Uh-oh, Taylor Swift. Looks like we've got some bad news for you.
Though most cats love to cuddle and can serve as a nurturing companion for years, a new study has found that people who come in contact with litter boxes may develop sudden rage, bipolar disorder or schizophrenia later in life.
Talk about information you can't just shake off.
According to CBS, E. Fuller Torrey of the Stanley Medical Research Institute and Dr. Robert H. Yolken of Stanley Laboratory of Developmental Neurovirology at the Johns Hopkins University School of Medicine have been studying the link between infection with a parasite called 'Toxoplasma gondii,' found in cat feces, and schizophrenia for close to three decades.
Their most recent study, published in Schizophrenia Research, compared two previous studies that found a link between childhood cat ownership and the development of schizophrenia later in life with an unpublished survey on mental health from 1982, 10 years before any data on cat ownership and mental illness had been published.
After comparing the two prior studies to the survey, researchers were able to conclude that exposure to T. gondii can lead to 'toxoplasmosis,' a condition that, if contracted in childhood, makes one more prone to mental problems later in life.
"Cat ownership in childhood has now been reported in three studies to be significantly more common in families in which the child is later diagnosed with schizophrenia or another serious mental illness," the authors reported in a press release.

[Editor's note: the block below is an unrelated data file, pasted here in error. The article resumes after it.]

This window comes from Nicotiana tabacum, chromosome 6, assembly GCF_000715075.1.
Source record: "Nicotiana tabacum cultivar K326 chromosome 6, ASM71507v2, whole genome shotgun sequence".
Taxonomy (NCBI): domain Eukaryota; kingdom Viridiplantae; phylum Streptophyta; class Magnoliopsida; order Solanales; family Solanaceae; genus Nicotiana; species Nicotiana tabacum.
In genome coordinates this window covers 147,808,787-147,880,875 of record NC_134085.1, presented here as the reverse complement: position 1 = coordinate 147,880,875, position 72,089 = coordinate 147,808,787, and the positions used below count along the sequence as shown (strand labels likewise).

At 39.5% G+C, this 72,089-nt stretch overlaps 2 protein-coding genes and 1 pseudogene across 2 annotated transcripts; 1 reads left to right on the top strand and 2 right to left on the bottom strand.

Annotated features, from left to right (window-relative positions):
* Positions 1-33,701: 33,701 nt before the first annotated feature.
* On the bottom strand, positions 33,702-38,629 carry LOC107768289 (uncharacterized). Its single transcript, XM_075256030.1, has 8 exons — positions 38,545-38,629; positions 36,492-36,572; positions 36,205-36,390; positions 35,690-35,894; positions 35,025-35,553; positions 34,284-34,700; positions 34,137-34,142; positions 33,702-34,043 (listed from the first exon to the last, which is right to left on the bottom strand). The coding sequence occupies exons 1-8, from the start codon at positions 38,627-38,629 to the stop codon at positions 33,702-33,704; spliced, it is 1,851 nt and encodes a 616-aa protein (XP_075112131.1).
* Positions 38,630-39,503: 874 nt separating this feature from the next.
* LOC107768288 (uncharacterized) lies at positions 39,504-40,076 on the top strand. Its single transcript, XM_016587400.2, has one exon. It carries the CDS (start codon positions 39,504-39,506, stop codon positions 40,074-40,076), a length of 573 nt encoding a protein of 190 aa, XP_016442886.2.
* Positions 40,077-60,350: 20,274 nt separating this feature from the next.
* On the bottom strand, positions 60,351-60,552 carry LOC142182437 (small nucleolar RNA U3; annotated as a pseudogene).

And this isn't the first time exposure to T. gondii has been linked to worrisome health issues, either.
Pregnant women have long been told to avoid cleaning their cat's litter box, as toxoplasmosis has been shown to cause severe cause birth defects.
But before you send your precious feline off to the pound, consider this: The Center for Disease Control and Prevention estimates that more than 60 million people in the U.S. who have Toxoplasmosis may never show symptoms.
Plus, researchers also point out that the parasite mainly affects outdoor cats -- so, if you have an indoor cat, the chances of your cat contracting the protozoa are very slim.
If you must handle a litter box, the CDC suggests cleaning it daily, as the T. gondii protozoa "does not become infectious until one to five days after it is shed in feces."
Also, be sure to wash your hands thoroughly afterwards, and consider wearing disposable gloves.
Keep these tips in mind so you can continue enjoying your cat's special brand of stand-offish affection with peace of mind.
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